We already know - the end of the pandemic will not end the home office and remote working. Our research at the end of 2020 also shows that 86% of the surveyed companies stated they would work remotely between 2 and 4 days a week in the future. HR managers and team leaders need to be prepared to manage their people in a hybrid environment. Moreover, they will be expected not only to take care of the successful live or distant work process but also to develop, engage, retain and pull together their people and teams in both environments. The success and competitiveness of the company will largely depend on this.
Until now, the tracking of these processes could be done entirely in the office, where managers can easily capture attitudes, moods, and potential problems in their teams' work and respond promptly. However, when working remotely, the situation is slightly different, as the physical presence of employees is missing. In this case, leaders have very few opportunities to identify changes in their employees' behavior, commitment, and motivation, which could affect the company's business results.
Here are our 3 proposals for building a highly engaged and motivated team, working both from home and remotely:
1. Invest resources in talent management
The lack of daily physical contact and dialogue with your employees is not a reason to limit your communication with them. On the contrary, modern technologies offer hundreds of ways to increase the frequency and effectiveness of your communication. They can track the progress or the challenges faced by each member of your team. Don't let your good employees go. Do not allow yourself to deprive them of the necessary attention because you are convinced of their loyalty and good performance. Try to find out what prevents the less successful performers from developing. Identify the strengths and weaknesses of each member of your team, their current skills, and motivation to renew and upgrade them. Monitor and record each of your employees' potential and check if they are able to realize it. Remember to regularly reflect their individual commitment in the work process, their energy, motivation, loyalty, and their strategic importance to the company.
Regularly collecting and analyzing this information could help you track the progress of each member of your team, whether working from the office or remotely. There are convenient mobile and web applications that not only build a comprehensive talent portfolio but also help managers see and use the hidden potential in their teams, as well as identify potential HR risks.
2. Show interest and listen to your employees’ opinion
Many companies are already moving to a hybrid working model - a mix of live (face-to-face) & remote (digital) working. It is essential to regularly monitor your employees' attitudes because having a team with some of its members working together in the office and some working remotely hides many challenges that you can easily overcome if you are looking for frequent feedback from your team. But first, ask yourself, does your company have a good feedback culture?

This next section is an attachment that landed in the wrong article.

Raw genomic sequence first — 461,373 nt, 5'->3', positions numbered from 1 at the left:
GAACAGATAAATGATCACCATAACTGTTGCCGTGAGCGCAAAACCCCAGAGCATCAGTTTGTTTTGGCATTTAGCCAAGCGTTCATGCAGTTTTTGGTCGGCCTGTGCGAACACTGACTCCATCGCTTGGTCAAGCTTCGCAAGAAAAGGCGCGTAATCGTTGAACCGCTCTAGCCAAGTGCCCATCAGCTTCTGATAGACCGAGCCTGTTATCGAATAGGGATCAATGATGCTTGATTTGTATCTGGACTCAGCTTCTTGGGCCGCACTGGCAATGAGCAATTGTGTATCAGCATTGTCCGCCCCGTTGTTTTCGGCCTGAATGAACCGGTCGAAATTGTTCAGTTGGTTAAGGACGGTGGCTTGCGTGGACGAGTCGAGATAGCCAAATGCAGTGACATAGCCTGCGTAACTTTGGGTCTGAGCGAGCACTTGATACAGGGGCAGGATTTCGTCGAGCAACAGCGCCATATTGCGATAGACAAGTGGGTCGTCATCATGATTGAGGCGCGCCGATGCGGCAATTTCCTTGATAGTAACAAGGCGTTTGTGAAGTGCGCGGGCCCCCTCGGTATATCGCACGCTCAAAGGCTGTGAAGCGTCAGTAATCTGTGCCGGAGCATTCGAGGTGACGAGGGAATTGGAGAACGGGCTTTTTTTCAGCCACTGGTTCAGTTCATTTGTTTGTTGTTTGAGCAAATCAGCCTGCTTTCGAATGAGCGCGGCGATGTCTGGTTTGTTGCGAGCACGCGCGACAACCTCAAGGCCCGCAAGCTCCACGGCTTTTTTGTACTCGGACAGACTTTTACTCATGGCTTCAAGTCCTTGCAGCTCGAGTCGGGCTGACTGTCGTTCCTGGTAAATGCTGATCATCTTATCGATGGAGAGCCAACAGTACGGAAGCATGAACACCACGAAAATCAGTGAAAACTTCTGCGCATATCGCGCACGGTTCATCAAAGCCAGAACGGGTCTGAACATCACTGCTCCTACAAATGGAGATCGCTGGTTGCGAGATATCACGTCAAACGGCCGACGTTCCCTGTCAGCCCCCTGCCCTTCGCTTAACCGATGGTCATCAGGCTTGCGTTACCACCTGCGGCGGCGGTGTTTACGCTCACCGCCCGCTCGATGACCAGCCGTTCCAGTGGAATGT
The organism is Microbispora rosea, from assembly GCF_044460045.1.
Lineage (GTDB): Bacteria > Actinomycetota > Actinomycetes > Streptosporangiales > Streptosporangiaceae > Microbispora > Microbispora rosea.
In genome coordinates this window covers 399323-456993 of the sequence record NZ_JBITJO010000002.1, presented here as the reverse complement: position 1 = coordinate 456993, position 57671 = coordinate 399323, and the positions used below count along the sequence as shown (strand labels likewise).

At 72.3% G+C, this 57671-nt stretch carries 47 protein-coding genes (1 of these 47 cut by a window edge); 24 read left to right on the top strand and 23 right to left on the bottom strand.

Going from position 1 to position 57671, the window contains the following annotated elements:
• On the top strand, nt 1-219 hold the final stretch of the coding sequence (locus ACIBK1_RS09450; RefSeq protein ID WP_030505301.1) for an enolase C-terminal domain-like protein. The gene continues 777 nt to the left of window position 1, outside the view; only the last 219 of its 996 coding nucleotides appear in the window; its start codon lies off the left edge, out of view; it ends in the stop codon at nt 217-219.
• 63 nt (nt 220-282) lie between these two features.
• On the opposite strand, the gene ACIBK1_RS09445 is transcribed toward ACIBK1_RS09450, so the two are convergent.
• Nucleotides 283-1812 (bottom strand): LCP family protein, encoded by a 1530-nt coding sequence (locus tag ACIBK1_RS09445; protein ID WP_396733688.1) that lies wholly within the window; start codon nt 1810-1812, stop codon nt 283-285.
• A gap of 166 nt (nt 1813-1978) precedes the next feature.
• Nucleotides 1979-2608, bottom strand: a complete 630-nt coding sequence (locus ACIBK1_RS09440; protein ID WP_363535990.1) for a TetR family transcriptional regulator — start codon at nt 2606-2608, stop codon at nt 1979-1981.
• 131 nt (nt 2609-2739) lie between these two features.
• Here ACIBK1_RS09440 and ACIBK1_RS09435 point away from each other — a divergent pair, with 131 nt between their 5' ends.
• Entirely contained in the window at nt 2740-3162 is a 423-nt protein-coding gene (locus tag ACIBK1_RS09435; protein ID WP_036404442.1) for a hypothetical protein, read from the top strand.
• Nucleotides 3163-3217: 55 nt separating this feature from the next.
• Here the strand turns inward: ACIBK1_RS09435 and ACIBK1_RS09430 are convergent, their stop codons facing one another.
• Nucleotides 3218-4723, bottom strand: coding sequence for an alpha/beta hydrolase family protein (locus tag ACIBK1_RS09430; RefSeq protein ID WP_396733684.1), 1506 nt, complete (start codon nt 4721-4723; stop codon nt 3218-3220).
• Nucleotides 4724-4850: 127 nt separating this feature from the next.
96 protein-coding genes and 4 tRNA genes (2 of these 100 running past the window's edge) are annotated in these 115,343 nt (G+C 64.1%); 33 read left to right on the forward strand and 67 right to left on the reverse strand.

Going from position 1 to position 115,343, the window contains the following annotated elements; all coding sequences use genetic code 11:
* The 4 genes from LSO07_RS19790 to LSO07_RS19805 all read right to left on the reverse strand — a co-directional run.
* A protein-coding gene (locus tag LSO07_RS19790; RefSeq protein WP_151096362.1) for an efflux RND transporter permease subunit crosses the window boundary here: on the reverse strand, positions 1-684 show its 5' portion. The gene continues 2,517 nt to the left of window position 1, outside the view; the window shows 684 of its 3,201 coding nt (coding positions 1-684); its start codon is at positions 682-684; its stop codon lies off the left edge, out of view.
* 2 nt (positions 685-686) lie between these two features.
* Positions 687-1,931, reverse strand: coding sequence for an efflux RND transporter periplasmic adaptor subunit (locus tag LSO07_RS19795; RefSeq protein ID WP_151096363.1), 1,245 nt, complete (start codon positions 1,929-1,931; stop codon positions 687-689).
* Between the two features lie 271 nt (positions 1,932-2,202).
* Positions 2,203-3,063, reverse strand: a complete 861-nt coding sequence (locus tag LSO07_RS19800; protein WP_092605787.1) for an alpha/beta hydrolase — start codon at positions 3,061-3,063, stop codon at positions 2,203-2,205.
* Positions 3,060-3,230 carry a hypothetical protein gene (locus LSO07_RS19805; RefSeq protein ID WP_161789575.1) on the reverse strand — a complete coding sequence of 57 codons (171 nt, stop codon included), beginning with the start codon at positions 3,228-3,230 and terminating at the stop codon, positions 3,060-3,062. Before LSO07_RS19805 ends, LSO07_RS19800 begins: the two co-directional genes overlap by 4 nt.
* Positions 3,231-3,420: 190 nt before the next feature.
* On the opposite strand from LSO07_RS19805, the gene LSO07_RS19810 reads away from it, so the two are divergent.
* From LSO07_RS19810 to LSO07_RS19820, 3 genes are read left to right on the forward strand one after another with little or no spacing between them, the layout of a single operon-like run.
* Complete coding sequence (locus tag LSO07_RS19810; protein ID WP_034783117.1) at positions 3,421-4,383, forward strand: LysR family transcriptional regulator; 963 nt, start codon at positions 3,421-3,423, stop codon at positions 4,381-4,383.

If your employees feel that their opinion is only being sought pro forma, with no actual follow-up results, or that it is being used for "spy" purposes, then be sure that the effect of the survey will not be satisfactory. However, if developed properly, the feedback culture ensures greater team effectiveness, higher levels of trust, and a more positive employer's image. So if you are a leader or HR specialist, it is advisable to provide tools ensuring respondents' anonymity and drawing your attention to their specific problems generating quality informative reports and analyses as a base for your decision-making.
Keep in mind that the annual performance review may not meet your employees' need for regular feedback giving. Used alone, it cannot contribute to the open and relaxed atmosphere in the team. Therefore, consider using tools that provide you with fast and helpful feedback at short intervals, requiring only a few clicks from your employees. Digital solutions for micro feedback and pulse check surveys will help you change the general attitude towards feedback in your company and will build a sense of trust and commitment. The more in-depth classic analyses, such as 360-degree company feedback, can also improve the feedback culture. Still, they must be used as a tool for leadership development, giving a real idea of attitudes, trends, and areas for improvement.
3. Remind them of the corporate values
Remember that when people feel a sense of belonging to their company and recognize its vision, mission, and values, they are more productive, motivated, and engaged. In addition, they are 3.5 times more likely to contribute to the company's success with their full potential, according to a Coqual study.
That is why we recommend that you periodically remind your employees of your corporate values. For example, you can survey weekly or monthly, asking your people to what extent they see a particular value realized in the working process for a given period. This will help for the recognition and influence of this value and its identification as their own. With the modern digital tools, you can easily track the development of each of your corporate values over time in every department and set common criteria and rules for all teams within the company. Remember that collecting feedback from employees has critical importance for the organizational culture and the values affirmation in a company.